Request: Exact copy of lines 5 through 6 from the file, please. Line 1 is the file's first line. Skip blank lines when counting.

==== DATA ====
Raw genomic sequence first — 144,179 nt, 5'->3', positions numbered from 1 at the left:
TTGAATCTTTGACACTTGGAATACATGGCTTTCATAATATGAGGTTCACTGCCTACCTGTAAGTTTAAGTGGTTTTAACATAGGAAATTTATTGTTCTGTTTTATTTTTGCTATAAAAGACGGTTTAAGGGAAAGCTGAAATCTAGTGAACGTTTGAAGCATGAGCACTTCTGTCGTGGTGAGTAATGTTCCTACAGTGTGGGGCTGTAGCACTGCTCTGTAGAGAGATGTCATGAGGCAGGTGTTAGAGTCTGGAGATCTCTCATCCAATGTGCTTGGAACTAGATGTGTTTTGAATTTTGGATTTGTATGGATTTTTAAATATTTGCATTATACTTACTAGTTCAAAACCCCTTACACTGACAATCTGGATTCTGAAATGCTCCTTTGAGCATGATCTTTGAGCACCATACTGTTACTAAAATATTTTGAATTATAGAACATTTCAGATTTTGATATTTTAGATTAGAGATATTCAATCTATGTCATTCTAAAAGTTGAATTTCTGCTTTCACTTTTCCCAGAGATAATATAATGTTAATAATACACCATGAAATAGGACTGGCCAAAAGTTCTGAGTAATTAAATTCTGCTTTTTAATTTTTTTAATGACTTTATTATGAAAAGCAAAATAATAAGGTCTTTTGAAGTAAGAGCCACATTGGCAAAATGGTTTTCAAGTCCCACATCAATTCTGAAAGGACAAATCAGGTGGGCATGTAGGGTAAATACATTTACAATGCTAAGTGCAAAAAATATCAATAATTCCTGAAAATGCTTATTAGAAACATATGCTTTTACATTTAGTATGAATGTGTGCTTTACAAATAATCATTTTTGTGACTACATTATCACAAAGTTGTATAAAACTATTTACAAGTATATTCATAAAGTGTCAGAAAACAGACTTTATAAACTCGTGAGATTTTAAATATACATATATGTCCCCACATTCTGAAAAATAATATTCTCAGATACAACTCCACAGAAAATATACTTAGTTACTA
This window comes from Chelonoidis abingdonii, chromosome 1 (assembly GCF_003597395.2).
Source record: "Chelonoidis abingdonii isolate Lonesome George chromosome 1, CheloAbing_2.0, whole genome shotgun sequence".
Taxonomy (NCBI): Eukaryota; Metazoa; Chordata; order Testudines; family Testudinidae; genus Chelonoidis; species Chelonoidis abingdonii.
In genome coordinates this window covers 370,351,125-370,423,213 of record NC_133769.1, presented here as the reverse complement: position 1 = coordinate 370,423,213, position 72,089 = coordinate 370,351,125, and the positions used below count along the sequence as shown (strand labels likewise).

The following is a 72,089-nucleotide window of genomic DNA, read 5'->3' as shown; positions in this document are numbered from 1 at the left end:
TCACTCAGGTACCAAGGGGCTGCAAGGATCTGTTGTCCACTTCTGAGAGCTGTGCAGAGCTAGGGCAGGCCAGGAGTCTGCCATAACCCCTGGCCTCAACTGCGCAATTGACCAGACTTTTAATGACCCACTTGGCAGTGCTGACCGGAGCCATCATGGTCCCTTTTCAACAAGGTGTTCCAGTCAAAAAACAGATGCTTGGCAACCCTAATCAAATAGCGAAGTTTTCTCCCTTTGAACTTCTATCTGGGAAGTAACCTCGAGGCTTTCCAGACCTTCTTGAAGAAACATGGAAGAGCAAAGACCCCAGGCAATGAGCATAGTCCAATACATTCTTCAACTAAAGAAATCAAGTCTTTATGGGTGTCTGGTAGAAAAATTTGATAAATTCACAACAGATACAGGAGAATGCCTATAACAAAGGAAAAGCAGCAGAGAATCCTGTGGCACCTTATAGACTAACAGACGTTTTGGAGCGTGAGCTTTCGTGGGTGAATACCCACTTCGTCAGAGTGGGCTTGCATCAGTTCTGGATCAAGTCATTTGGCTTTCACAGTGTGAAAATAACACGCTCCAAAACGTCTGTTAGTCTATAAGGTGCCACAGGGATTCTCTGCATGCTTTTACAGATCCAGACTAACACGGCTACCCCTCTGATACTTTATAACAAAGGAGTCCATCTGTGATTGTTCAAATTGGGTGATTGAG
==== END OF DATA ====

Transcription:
Taxonomy (NCBI): Eukaryota; Metazoa; Chordata; order Testudines; family Testudinidae; genus Chelonoidis; species Chelonoidis abingdonii.
In genome coordinates this window covers 370,351,125-370,423,213 of record NC_133769.1, presented here as the reverse complement: position 1 = coordinate 370,423,213, position 72,089 = coordinate 370,351,125, and the positions used below count along the sequence as shown (strand labels likewise).